our site selection criteria, including the availability of qualified workers, physical infrastructure and the favourable business environment,” Yonatan Beker said.
Top-notch innovators like GlaxoSmithKline Sanofi-Aventis and Pfizer – and to an extent, Novartis and Roche as well – have been in India for decades. They are convinced about India’s potential as an R&D base and say that if the country’s intellectual property regime were more liberal, their investments could increase.
Bristol-Myers Squibb and Boehringer Ingelheim had set up wholly-owned Indian subsidiaries before 2005, expecting benefits once product patents were in place; however, these companies haven’t scaled up significantly.
India is among the top-five pharma-emerging economies in the world with a spending power of $14.3 billion in 2011, which is expected to grow at a compounded annual growth rate of 14-17% during 2012-2016.
“If foreign drugmakers are going to serve emerging markets like India, Brazil or China and have high-priced plants elsewhere, its not going to work. So, you have to be near those locations or at those locations which are generating that demand,” PricewaterhouseCoopers executive director Sujay Shetty said, adding India has a long history of exporting to US markets.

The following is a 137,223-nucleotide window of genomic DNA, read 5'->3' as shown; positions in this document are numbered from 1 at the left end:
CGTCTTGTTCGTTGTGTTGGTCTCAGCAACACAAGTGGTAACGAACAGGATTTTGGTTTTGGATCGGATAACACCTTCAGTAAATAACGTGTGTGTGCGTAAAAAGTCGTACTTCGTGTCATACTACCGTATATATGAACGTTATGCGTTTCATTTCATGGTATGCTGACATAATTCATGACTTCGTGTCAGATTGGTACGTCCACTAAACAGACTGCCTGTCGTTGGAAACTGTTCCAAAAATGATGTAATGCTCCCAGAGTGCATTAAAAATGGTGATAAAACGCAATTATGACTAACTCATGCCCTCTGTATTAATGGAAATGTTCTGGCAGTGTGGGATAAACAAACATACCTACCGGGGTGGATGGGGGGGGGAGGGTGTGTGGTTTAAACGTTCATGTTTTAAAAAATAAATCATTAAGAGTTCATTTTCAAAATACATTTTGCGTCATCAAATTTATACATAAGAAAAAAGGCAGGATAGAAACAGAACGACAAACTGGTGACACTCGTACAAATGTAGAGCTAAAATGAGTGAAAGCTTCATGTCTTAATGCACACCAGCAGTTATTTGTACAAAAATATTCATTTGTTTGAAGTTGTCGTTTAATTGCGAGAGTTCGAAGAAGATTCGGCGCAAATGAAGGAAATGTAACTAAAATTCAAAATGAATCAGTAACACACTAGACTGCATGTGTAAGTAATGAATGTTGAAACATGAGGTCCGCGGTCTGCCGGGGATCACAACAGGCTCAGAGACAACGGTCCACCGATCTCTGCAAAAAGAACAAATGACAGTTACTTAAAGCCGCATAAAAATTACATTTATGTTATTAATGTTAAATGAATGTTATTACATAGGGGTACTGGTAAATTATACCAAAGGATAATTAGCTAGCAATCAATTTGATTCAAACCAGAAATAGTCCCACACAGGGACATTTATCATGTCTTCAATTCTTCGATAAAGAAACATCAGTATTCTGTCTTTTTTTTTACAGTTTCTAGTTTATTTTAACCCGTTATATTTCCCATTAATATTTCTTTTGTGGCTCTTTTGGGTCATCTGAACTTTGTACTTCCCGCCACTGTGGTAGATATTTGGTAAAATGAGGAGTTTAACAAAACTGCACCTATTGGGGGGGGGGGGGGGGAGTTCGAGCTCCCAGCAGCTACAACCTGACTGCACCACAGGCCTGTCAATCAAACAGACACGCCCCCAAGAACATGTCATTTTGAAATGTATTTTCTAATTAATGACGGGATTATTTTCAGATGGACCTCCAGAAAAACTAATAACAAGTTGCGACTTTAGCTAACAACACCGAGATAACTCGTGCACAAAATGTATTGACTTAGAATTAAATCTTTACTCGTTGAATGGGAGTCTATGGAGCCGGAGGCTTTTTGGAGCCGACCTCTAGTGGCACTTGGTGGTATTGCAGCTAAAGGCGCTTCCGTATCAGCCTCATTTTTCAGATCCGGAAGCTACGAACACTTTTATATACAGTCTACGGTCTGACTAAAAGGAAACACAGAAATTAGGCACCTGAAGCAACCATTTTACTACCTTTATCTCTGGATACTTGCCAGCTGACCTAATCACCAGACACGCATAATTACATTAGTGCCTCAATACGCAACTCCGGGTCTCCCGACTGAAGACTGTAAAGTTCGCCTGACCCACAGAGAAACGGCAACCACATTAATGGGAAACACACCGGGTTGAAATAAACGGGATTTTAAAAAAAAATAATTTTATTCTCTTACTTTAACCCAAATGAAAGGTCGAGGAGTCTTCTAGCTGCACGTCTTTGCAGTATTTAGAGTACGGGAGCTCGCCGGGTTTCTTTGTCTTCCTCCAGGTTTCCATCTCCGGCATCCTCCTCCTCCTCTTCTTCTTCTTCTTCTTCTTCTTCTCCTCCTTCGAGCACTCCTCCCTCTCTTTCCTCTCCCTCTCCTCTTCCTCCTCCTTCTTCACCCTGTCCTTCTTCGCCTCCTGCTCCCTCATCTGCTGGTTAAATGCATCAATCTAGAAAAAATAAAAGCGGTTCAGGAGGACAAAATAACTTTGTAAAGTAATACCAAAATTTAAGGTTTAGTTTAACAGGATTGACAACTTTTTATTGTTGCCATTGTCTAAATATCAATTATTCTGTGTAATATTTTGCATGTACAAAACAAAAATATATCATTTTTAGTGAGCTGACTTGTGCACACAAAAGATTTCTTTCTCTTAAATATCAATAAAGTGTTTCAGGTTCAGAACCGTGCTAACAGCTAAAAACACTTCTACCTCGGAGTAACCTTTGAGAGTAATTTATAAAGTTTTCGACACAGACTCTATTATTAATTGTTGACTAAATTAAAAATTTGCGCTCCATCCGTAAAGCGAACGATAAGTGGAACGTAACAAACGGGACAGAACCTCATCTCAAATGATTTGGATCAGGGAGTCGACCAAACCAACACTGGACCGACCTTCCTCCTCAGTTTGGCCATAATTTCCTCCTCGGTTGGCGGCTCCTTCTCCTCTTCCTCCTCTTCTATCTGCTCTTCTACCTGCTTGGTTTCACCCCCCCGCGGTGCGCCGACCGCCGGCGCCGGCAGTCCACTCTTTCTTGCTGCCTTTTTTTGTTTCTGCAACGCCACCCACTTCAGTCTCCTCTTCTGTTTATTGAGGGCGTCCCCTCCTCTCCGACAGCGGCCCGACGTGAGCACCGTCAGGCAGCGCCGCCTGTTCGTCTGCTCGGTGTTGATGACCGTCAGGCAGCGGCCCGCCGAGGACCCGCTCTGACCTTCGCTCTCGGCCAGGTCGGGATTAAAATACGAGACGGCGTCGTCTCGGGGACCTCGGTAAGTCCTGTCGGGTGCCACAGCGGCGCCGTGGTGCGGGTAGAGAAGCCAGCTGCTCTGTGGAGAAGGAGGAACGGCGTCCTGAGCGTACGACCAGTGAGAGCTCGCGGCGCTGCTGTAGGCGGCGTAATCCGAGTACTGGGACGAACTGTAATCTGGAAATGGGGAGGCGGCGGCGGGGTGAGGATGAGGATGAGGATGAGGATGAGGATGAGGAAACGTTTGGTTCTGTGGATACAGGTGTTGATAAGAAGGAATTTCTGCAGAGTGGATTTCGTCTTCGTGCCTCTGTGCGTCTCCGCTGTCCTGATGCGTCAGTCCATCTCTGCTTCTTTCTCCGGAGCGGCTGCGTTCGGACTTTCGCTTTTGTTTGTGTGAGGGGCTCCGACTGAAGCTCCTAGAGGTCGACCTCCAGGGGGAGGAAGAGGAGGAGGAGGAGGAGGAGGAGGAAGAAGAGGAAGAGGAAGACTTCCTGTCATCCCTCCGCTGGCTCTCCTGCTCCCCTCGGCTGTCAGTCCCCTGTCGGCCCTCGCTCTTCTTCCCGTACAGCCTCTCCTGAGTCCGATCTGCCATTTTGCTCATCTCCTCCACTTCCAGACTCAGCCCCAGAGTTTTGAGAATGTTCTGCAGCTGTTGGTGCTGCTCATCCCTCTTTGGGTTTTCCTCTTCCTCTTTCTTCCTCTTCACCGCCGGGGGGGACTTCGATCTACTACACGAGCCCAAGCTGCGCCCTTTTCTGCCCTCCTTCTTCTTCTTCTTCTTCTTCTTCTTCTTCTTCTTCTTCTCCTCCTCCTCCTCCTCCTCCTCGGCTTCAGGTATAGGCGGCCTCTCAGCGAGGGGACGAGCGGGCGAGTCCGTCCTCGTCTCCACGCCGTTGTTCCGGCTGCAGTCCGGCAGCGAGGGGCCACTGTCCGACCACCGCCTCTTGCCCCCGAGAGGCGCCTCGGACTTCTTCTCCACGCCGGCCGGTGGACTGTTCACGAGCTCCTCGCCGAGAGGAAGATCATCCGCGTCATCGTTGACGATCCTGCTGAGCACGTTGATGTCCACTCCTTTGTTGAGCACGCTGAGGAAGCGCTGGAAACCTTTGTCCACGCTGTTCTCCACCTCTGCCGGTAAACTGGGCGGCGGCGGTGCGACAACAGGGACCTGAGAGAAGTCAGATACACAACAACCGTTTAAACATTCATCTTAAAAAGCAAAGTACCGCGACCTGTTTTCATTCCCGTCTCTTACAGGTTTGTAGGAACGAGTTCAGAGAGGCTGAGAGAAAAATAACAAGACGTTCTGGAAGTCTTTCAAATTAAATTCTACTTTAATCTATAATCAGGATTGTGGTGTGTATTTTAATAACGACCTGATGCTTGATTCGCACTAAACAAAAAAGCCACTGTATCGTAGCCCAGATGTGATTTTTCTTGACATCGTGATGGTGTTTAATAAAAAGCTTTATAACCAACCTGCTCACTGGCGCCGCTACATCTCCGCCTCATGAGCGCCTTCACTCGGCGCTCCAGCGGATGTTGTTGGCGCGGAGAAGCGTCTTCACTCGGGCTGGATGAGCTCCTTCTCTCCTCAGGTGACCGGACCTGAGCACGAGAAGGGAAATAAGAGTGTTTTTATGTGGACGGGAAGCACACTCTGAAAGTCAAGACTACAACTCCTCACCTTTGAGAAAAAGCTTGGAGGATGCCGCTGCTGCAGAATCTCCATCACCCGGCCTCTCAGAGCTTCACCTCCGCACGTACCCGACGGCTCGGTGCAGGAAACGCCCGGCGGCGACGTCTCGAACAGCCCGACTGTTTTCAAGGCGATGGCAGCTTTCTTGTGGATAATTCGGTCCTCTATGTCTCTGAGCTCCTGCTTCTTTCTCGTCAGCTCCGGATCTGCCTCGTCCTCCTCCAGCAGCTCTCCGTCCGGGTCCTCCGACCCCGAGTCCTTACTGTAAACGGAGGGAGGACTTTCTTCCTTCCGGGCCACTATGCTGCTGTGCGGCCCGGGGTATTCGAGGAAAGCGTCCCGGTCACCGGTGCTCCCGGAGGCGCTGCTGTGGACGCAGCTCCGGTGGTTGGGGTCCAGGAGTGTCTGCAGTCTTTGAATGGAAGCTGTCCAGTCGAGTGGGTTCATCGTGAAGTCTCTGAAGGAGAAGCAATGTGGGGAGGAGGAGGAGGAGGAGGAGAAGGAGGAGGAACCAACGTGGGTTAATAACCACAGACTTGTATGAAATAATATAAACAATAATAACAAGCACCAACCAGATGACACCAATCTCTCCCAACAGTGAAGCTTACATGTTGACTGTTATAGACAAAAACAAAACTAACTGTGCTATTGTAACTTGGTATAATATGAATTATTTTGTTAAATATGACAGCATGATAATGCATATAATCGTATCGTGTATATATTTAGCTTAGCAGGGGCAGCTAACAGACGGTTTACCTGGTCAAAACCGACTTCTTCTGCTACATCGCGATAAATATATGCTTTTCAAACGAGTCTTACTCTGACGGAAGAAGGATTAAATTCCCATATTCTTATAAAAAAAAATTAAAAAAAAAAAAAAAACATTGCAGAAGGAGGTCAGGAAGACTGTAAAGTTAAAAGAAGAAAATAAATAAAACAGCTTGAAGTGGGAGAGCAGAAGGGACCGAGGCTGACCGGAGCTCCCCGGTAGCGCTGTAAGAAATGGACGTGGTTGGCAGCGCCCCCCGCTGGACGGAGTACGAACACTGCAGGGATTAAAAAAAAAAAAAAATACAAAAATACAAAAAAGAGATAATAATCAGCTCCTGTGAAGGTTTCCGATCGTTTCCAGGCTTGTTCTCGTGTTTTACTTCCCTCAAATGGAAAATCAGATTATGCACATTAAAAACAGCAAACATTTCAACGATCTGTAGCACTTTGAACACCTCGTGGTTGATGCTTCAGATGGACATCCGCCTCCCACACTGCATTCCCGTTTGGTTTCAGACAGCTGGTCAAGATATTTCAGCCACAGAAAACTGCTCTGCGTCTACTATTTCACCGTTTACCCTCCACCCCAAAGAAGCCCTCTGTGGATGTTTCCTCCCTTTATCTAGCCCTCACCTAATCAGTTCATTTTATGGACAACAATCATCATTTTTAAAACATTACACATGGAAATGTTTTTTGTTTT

India’s 170-180 US FDA-compliant manufacturers and the consequent high quality of drugs has made it a hot destination for foreign drugmakers, says Shetty. Cheaper capital equipment and lower engineering costs which have reduced overall manufacturing costs by at least 40% too add to the allure.
The biggest takeovers of Indian drug makers in recent years include that of Ranbaxy Laboratories Ltd by Daiichi Sankyo, Matrix Labs by Mylan and Piramal Healthcare by Abbott.
Highlighting the regulatory concerns over brownfield pharma FDI, a parliamentary panel recently said these investments have not added fresh capacity in terms of production. With the trend of foreign generic drug-makers setting up facilities in India, these fears are unfounded, analysts feel.